Renowned journalist Jyotirmoy Dey – fondly known as J, Dey – was murdered by members of the Chhota Rajan gang in 2011. A few months later, a fellow journalist and crime reporter Jigna Vora was arrested in connection with the murder. Seven years later, some of which were spent in prison, Jigna was acquitted of all charges.
In the barracks of Byculla, occupying the top rung of a disturbingly hierarchal system are women like the saffron-clad sadhvi Pragya Thakur, accused in the 2008 Malegaon Blasts, and the unforgiving Jaya Chheda- revered by the inmates for her demigod status as Jaya Maa- accused for orchestrating the murder of her millionaire ex-husband. From the cramped corners of her cell, Jigna Vora observes the women she wrote about emerge from the creased folds of old newspapers to wield their power in the uniquely complex world of the prison.
Sadhvi Pragya told me that the article was about a witness recording a statement under Section 164 of the Cr.PC (Criminal Procedure Code) against me. Such a statement recorded in the presence of a magistrate holds weight even if the witness turns hostile at a later stage of the trial, unlike a statement recorded under Section 161, which is recorded in the presence of only the police and is not admissible as evidence in the court. The article claimed that the case against me was now watertight. But I feigned indifference even as my heart beat faster due to what Pragya had told me.
‘People write a lot of things,’ I said. ‘Not all of it may be true.’
‘Exactly,’ she said. ‘You wrote articles about me too. But do you really know what the truth is?’
I stood still, at a loss for words. All this time, I had written about her based on what I had heard, read or investigated. Now, I was on the receiving end from the media, and the most absurd reports were being written about me. I had begun to believe in the innocence of anyone in the jail who claimed to have been framed in the crimes they were accused of. Pragya seemed to sense the unease on my face.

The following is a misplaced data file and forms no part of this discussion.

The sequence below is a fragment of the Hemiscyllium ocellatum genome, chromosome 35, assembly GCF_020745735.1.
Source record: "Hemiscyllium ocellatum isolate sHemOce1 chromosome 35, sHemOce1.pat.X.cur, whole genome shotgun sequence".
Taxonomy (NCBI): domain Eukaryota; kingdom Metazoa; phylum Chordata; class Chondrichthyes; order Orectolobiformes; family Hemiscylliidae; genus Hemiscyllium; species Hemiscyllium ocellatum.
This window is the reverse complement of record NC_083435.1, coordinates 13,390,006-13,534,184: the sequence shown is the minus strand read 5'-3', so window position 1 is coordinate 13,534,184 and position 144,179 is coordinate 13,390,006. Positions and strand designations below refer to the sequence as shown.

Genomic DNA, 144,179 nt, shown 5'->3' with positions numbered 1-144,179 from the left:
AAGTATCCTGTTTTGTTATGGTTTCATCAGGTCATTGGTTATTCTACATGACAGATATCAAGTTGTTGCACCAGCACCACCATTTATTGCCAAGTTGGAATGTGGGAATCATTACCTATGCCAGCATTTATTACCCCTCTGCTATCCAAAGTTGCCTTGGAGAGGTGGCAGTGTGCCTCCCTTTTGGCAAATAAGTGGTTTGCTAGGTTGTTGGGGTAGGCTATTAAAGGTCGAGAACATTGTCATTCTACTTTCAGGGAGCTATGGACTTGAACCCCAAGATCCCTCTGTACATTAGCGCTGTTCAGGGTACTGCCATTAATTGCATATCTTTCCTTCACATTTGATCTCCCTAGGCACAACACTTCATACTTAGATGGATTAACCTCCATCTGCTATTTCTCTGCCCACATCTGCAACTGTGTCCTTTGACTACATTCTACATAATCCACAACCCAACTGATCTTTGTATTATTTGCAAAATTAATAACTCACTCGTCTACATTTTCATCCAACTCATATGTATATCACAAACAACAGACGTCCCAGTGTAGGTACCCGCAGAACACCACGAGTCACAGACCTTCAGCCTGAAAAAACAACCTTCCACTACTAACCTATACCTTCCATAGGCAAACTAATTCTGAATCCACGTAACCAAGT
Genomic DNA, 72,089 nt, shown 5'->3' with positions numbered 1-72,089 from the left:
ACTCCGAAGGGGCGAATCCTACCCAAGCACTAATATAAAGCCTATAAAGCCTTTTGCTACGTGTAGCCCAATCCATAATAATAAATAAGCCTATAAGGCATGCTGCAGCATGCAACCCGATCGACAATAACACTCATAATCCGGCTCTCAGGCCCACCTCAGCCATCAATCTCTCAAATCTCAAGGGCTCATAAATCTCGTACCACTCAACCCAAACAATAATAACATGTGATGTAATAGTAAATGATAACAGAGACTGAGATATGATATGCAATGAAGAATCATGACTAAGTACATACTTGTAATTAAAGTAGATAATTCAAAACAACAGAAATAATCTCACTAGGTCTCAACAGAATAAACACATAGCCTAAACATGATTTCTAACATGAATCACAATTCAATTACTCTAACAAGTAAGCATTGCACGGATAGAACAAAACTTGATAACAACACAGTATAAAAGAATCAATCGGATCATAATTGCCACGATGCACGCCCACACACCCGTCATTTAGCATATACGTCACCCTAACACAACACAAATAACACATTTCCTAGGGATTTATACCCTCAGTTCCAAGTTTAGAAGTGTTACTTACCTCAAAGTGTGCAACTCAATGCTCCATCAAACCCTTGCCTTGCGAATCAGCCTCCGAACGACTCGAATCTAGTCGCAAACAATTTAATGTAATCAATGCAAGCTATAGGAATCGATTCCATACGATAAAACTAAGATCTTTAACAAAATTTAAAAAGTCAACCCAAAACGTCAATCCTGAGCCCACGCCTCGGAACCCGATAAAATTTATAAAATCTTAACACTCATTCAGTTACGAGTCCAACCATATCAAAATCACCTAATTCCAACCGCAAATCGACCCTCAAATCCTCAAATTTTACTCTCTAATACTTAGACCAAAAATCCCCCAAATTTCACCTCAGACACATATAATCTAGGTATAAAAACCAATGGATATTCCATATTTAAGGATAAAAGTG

‘I know you haven’t committed the crime,’ she said. ‘These bad times will pass.’
I just nodded and looked through the gaps into her room. It was remarkably clean and well maintained. Some of her clothes had been hung to dry over the clothes line in the passage. Her belongings were neatly organized. The bathrooms inside the cell had no doors. There was a tubelight in the room, and an earthen pot for storing drinking water. She also had a bed to sleep in, because she was suffering from severe back pain. There was also a murti of Lord Krishna, in his childhood avatar. She told me she did puja every day. Looking at the idol, I remembered how my grandmother too used to pray to Lord Krishna.
‘All of this has been allowed by the court,’ she said, referring to the concessions that were made available to her. ‘And don’t worry. Lord Krishna will guide you out of these troubled waters.’
The woman whom I had written against extensively was praying for my safety. I had reported every minute detail on her case, because I had a source in the team that was investigating the Malegaon blasts. Yet, she hadn’t taken it personally. I thanked her for the prayers. In many ways, this interaction planted the first seeds of spirituality in my heart, which I have pursued even after my release from jail. I felt a kind of solidarity towards Pragya.
When I approached her, Jaya showed no upfront signs of hostility and offered me a bowl of aam ras laced with saffron. I had grown up in a Gujarati household where mango pulp was a staple for breakfast during the mango season. Tempted, I reached for the pulp, but realized my mistake and pulled back. Jaya coaxed me with a smile, and I gave in. I scooped up a spoonful, and it was the finest Alphonso pulp I had tasted in my life—in Byculla Jail of all places. Jaya smiled with the calmness of a god, as if she had bestowed a favour and turned a sceptic into a believer.
‘Mahale arrested you?’ she asked, in her Kutch dialect.
‘I can get you out in no time.’
‘Yes,’ she said. ‘First, we’ll get them to drop the MCOCA charges.’
I tried to appear impressed, answering in Gujarati and humouring her brouhaha. Senior Inspector Ramesh Mahale was also responsible for Jaya’s arrest, and all her talk of being able to get me out was nothing but a cock and bull story. If that were true, why was she still in jail? But ticking off Jaya would be the wrong move inside the walls of Byculla Jail. I tactfully displayed my acceptance of her superiority by making her feel she ruled the place, and she appeared pleased by the end of our conversation.
Raw moments from a seven-year long battle for freedom make Behind Bars in Byculla pulsate with the undercurrents of prison life. Listen to Jigna Vora’s story, in her own words, of her life behind bars.